On Stephens' and Catherwood's first visit to Uxmal this building stood whole, if crumbling. The next year, 1841, they returned to find that the central portion had caved in. Undoubtedly the decay of the wooden lintels over the doorways had contributed to its collapse. The building has since been restored by the Mexican government, and concrete lintels have been used to replace the wooden ones.
The structure takes its name from the row of turtles decorating the cornice, each carved with different patterns on its shell. Stephens praised the "justness and beauty of its proportions, and its chasteness and simplicity," and his views have been echoed by scholars and travelers ever since.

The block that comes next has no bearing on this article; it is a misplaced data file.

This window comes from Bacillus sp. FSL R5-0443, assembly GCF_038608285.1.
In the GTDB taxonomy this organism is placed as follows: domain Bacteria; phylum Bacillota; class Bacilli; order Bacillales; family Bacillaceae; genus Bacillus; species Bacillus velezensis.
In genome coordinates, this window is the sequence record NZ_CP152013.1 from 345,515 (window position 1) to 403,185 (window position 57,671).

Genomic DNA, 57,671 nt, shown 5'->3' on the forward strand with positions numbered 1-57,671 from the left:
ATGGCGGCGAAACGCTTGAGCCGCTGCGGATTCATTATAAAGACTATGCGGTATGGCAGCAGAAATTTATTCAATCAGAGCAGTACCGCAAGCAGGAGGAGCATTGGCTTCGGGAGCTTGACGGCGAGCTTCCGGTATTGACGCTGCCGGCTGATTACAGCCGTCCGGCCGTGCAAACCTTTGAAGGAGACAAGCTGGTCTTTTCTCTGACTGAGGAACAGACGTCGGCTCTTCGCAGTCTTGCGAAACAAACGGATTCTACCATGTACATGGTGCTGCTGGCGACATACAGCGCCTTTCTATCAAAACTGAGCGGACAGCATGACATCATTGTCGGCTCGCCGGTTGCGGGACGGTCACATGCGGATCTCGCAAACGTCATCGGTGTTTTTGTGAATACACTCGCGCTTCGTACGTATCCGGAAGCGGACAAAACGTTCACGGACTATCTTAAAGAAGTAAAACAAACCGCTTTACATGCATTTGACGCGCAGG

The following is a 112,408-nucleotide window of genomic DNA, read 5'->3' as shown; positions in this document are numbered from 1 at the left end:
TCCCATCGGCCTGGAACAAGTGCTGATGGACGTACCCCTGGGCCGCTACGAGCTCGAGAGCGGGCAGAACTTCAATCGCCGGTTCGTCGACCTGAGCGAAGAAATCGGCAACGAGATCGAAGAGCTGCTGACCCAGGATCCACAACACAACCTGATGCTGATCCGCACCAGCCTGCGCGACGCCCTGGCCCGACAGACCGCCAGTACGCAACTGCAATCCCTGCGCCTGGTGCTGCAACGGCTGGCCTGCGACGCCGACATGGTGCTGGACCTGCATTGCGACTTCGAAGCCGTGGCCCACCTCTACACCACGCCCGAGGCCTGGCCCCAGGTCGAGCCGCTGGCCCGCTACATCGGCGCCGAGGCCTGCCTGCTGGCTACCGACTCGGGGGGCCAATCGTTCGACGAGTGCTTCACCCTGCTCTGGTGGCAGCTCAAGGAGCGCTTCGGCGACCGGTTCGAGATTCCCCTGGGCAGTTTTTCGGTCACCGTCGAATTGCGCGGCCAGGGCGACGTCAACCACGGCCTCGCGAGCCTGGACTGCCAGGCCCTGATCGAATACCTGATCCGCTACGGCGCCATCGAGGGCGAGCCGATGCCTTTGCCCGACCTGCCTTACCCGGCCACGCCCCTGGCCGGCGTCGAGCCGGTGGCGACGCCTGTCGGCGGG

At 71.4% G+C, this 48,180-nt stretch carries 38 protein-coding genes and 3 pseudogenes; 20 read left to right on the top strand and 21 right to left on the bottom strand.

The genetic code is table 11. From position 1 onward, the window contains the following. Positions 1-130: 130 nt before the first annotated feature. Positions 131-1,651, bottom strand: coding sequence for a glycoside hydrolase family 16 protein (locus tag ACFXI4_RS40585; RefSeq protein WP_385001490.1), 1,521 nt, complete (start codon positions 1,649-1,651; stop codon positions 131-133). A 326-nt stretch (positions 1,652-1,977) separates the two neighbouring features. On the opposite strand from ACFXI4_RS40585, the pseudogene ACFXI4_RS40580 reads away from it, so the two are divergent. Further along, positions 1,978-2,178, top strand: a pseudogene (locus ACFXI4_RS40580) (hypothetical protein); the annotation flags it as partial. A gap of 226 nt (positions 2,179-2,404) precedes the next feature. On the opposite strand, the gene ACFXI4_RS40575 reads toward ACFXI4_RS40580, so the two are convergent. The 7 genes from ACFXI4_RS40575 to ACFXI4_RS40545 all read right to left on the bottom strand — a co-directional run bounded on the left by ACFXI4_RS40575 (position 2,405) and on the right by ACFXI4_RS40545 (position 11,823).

Through the central doorway one can see the Nunnery complex about 180 yards to the north. To the right is the mass of the Temple of the Magician.